Fury fought back from depression, alcoholism and drug addiction to draw with Deontay Wilder in a thrilling fight in Los Angeles this weekend.
He is now among the favourites to win the BBC's Sports Personality of the Year award after returning from two-and-a-half years out of the sport in June.
And Ennis-Hill, 32, has heaped praise on the Gypsy King after he lost ten stones in the build-up to the Wilder fight.
The Gypsy King, 30, was floored twice by the American but outboxed the WBC heavyweight title holder for much of the 12-round bout.
She told the Mirror: "It’s inspiring to see what he has achieved. He lost an incredible amount of weight, which was very impressive."
The retired heptathlete also put his controversial remarks from three years ago behind them.
Ahead of SPOTY in 2015, Fury said fellow nominee Ennis-Hill was "quite fit when she's got a dress on" and "slapped up good". He also made a host of other sexist and homophobic remarks around the same time.
How Tyson Fury went from to tortured champion who teetered on the brink of suicide to a favourites for SPOTY
IN a little under two weeks' time, Gary Lineker, Clare Balding and Gabby Logan will present the BBC’s Sports Personality of the Year awards night live from Birmingham’s Genting Arena.
You can expect the usual names to make the shortlist of potential winners: world F1 champion Lewis Hamilton will be in there as will Tour de France winner Geraint Thomas and England’s World Cup Golden Boot-winning captain Harry Kane.
But there is one man that is making made a late charge to snatch a place on the shortlist.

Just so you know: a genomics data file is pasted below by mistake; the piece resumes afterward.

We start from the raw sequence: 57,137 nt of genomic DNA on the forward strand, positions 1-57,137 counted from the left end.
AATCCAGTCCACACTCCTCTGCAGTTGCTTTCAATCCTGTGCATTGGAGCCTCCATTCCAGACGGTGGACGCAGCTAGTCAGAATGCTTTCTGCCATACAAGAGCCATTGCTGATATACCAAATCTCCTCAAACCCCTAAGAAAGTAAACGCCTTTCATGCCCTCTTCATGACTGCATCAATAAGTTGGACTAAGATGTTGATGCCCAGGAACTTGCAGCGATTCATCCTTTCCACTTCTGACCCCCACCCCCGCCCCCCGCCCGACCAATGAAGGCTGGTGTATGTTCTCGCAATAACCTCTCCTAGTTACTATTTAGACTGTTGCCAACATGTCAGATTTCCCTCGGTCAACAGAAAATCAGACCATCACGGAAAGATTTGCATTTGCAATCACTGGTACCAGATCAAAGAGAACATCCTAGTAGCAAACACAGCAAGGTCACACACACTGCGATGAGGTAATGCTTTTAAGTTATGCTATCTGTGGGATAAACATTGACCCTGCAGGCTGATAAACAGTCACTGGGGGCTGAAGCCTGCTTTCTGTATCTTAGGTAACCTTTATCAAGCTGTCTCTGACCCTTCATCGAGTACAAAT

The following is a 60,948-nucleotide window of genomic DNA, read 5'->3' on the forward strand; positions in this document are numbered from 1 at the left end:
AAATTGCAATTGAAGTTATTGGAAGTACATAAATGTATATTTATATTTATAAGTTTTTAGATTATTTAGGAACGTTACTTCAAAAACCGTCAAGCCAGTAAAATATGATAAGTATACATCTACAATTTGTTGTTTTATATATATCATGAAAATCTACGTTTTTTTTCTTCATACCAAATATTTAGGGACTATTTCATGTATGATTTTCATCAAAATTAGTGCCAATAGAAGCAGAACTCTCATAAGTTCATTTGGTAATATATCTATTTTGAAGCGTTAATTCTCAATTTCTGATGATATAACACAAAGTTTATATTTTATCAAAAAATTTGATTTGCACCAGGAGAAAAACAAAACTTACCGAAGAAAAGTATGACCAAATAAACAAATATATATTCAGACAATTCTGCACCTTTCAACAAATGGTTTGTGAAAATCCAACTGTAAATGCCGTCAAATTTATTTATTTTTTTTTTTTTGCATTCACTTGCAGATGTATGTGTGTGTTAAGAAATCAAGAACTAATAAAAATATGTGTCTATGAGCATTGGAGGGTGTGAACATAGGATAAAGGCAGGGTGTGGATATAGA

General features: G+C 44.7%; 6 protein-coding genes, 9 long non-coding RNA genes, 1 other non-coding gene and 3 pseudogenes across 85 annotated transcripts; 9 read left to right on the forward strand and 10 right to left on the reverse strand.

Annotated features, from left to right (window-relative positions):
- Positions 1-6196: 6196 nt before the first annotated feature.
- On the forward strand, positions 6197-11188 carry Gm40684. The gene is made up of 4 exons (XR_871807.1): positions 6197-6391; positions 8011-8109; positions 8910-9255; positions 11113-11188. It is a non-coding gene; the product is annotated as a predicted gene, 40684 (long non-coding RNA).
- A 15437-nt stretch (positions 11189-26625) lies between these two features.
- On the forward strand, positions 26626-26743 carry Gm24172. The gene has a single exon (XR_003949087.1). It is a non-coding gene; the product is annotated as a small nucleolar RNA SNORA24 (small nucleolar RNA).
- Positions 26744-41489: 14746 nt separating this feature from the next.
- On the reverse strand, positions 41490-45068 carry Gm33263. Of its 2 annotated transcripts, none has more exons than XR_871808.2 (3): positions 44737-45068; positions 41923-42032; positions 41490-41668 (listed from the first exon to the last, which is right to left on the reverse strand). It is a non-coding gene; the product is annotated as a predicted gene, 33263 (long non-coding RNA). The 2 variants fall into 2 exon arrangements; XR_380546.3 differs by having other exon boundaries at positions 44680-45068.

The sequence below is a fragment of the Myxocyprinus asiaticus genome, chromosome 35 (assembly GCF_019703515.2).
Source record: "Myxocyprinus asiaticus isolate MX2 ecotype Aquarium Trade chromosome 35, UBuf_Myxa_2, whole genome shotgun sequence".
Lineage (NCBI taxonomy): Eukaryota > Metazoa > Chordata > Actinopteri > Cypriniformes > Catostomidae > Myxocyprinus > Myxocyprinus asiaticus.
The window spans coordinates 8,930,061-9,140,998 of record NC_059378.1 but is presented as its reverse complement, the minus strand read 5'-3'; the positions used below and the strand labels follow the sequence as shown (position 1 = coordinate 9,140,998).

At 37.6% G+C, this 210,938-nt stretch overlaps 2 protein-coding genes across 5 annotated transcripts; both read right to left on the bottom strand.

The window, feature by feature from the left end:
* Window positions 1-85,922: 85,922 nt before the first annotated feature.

Yes, after Tyson Fury’s epic battle with Deontay Wilder at the weekend the bookies’ have slashed their odds of the giant Mancunian winning the annual award to such an extent that he’s now third-favourite to win it.
And the funny thing is, if the Gypsy King does go on to take the SPOTY crown it will be the only title he has won all year.
So why is 30-year-old now in the reckoning?
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There was outrage from the public with many calling for Fury to be dropped from the shortlist and Greg Rutherford even requested to be removed as he did not want to be associated with the "bigot".
But Sheffield star Ennis-Hill said: "It was one of those moments, I didn’t take anything to heart.
“It was one of those comments and you have to have a bit of a laugh around it.”
Asked how difficult the decision to shortlist Fury would have been for the BBC, she added: "It’s a difficult one. I am glad I am not the person who has to make the decision."
Andy Murray took home the prize three years ago after leading Great Britain to Davis Cup glory, Ennis-Hill came third and Fury finished fourth, just 7,568 votes behind the athletics ace.
She finished inside the top three on three separate occasions but never won the award.
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